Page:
There is so much hope! People are amazing problem solving beings. Your son is full of drive! Yes, that’s right…drive. It takes tremendous will and drive to be a heavy user. It takes intelligence, fortitude, physicality, and skills in problem solving and manipulation to keep a habit running consistently. Don’t you think it is possible for your son to place these skills into activities and goals that will bring less risk and better outcomes? Of course he can!!! I have witnessed “hopeless” cases change into some of the most well adjusted, successful individuals in the world. All the needed raw materials are there, sitting right inside your son’s mind, waiting to grow into a proud man. Your situation is not hopeless, it is HOPEFUL; literally brimming with hope and possibility.

I know, you think I am being a bit pie in the sky. Make no mistake, I was a nineteen year old with the barrel of a rifle in my mouth, asking God why I was brought into the world. And that was after counseling, outpatient “therapy” and years of exposure to AA and NA. But I did not pull the trigger. Instead, I had a moment of clarity and made up my mind to find the answer. That was the day The Freedom Model was born. Through effort and time, I discovered the answers were right there, inside of me the whole time. I just needed someone to show me how to find it and I am here today, writing this open letter to the frightened mom with an addicted son, to you, to let you know that it can be done.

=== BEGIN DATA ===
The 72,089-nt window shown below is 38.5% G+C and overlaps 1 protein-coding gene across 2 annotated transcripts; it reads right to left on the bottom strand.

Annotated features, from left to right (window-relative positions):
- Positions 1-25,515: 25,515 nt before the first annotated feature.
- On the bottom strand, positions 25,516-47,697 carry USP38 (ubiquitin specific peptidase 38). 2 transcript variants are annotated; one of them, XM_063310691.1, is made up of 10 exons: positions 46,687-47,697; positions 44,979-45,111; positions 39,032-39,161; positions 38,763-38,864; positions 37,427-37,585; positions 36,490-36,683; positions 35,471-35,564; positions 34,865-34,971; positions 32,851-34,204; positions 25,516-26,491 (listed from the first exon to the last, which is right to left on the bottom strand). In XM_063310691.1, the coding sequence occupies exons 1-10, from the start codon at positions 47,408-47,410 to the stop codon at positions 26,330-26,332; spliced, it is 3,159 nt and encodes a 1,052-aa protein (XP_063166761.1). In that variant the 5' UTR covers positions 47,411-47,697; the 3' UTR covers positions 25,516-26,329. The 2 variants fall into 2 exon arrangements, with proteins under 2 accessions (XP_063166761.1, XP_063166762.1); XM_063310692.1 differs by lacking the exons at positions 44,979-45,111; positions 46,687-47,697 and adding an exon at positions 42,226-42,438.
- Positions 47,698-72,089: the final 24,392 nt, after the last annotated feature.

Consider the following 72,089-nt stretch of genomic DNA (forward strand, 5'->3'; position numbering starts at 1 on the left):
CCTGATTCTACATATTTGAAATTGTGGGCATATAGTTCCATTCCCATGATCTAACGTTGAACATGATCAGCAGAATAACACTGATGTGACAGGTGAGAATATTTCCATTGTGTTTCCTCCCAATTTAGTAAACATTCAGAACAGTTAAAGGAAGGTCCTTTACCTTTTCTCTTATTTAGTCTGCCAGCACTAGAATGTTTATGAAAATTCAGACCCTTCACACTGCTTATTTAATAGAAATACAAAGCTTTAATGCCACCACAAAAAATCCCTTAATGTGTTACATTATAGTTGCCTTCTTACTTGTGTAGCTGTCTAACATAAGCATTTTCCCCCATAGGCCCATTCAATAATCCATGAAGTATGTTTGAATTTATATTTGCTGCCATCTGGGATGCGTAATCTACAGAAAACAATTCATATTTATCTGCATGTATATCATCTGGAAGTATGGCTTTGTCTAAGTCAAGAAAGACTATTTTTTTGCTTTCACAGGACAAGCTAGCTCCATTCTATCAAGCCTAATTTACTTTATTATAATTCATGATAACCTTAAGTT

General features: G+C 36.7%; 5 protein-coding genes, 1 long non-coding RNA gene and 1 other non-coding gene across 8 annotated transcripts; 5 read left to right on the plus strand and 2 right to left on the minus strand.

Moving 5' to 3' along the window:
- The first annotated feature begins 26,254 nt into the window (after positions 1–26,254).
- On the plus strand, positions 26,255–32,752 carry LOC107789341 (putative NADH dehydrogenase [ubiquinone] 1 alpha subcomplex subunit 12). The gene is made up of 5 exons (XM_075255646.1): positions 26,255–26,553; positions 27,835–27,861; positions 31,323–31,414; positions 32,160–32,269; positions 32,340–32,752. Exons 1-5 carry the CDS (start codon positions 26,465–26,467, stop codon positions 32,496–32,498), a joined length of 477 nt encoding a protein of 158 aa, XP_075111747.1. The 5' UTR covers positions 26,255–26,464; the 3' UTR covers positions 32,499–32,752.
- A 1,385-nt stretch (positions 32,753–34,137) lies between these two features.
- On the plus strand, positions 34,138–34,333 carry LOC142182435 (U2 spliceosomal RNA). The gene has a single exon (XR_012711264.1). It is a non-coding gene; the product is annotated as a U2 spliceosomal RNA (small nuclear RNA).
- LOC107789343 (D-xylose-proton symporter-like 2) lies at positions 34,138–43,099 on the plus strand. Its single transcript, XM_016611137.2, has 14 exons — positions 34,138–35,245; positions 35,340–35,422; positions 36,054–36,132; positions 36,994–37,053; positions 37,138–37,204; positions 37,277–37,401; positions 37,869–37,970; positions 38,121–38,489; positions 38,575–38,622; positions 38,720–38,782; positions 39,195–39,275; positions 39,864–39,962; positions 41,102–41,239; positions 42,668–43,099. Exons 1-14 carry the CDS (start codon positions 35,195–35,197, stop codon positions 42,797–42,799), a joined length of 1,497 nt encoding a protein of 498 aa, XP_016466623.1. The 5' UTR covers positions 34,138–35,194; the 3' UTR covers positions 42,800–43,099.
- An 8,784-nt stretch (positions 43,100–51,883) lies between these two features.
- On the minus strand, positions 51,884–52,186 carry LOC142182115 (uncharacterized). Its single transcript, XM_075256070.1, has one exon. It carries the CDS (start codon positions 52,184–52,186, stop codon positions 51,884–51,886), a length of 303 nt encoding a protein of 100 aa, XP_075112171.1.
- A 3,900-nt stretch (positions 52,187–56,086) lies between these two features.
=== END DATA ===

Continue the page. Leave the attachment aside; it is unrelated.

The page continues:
I hope you take the time to read my latest book – it’s a book of hope and it’s filled with the answers to all the questions you’ve been asking. If you spend the time to read The Freedom Model for Addictions and/or The Freedom Model for the Family you will see exactly why I’m hopeful for your son. He can move past all of this, and become a happier person – and he can do it right away.


Mark Scheeren